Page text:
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Perth turns to groundwater replenishment as step to drought-proof the city

A Water Corporation plan to double the amount of recycled water being pumped into underground aquifers is the latest effort to help secure the city’s future water supplies.

This move brings the total amount of recycled water being pumped into the Gnangara Mound every year to 28GL, which doubles the current capacity of the Perth groundwater replenishment scheme.

The groundwater recharge is part of Water Corporation’s long-term plan to secure water supplies in the face of a variable climate, said Water Corporation spokeswoman Clare Lugar.

She said this proposal fits well with the organisation’s three-pronged approach to water security: encouraging people to use less water, increasing water recycling and developing new sources of water.

“Groundwater replenishment ticks two of these boxes: increasing water recycling and developing a new source,” she said.

The proposal would see Water Corporation build a 12.8km pipeline between a proposed recycled water plant in Beenyup and two different aquifer points, where it will be pumped into Leederville and Yarragadee aquifers.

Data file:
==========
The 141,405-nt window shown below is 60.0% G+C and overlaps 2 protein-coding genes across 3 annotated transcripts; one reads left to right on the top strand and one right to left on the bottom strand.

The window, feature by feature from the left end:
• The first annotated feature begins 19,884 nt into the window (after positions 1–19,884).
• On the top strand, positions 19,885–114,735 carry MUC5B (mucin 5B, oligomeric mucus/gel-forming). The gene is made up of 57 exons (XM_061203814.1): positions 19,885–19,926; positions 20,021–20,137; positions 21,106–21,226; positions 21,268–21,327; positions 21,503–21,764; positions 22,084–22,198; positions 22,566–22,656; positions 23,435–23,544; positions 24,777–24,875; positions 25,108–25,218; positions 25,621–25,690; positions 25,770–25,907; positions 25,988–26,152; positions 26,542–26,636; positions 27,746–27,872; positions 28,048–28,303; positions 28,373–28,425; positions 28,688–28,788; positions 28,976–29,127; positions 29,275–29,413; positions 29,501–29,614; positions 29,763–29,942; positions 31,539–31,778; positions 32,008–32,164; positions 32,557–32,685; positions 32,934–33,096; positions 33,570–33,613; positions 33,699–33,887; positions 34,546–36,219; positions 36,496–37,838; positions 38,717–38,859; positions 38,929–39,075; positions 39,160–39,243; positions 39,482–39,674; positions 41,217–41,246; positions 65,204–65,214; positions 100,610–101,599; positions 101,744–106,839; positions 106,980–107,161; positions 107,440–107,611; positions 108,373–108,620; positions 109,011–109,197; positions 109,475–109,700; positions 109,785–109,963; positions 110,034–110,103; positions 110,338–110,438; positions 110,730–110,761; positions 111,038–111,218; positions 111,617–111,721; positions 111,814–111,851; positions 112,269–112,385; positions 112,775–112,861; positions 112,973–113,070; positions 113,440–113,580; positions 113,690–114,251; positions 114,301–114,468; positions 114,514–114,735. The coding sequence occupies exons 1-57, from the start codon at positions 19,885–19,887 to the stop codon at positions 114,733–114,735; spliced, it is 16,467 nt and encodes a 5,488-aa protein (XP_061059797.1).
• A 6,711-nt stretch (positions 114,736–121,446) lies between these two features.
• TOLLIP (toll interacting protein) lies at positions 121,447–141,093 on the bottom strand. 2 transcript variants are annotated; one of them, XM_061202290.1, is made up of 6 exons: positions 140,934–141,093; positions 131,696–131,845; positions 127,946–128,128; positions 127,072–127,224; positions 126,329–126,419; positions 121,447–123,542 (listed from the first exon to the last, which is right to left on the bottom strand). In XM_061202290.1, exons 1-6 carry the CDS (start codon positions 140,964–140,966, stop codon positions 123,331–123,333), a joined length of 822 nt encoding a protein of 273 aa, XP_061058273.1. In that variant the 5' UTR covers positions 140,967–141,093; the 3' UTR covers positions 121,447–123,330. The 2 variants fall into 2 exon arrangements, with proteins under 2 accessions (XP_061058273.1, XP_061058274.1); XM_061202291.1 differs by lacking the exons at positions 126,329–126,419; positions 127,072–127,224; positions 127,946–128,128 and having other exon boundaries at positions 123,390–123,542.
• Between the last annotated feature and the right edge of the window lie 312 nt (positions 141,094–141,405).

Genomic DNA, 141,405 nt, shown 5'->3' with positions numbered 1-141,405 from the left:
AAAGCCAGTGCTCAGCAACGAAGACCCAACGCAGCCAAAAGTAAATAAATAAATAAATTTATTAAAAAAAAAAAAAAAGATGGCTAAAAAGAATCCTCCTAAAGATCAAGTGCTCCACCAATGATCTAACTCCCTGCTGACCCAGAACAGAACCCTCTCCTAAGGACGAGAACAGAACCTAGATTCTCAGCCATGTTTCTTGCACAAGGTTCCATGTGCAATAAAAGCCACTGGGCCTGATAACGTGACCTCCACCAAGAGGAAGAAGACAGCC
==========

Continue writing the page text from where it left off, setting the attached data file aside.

The Beenyup plant would process and treat approximately 14GL of wastewater per year to pump into the aquifers. The same amount of water would be extracted from those aquifers each year and treated again to be used as drinking water.

“It is a climate-independent source of water, and the new plant at Beenyup will have the capacity to supply the same amount of water used by 100,000 homes each year,” Lugar said.

When approving the project, an Environmental Protection Authority (EPA) report stated that without an intervention, the city will have a 70GL supply gap each year for the next decade.

The goal is to make Perth’s water supply climate independent by 2022, and by 2060, one-fifth of Perth’s water supply is expected to be replenished groundwater.

Construction on the project is set to begin in July.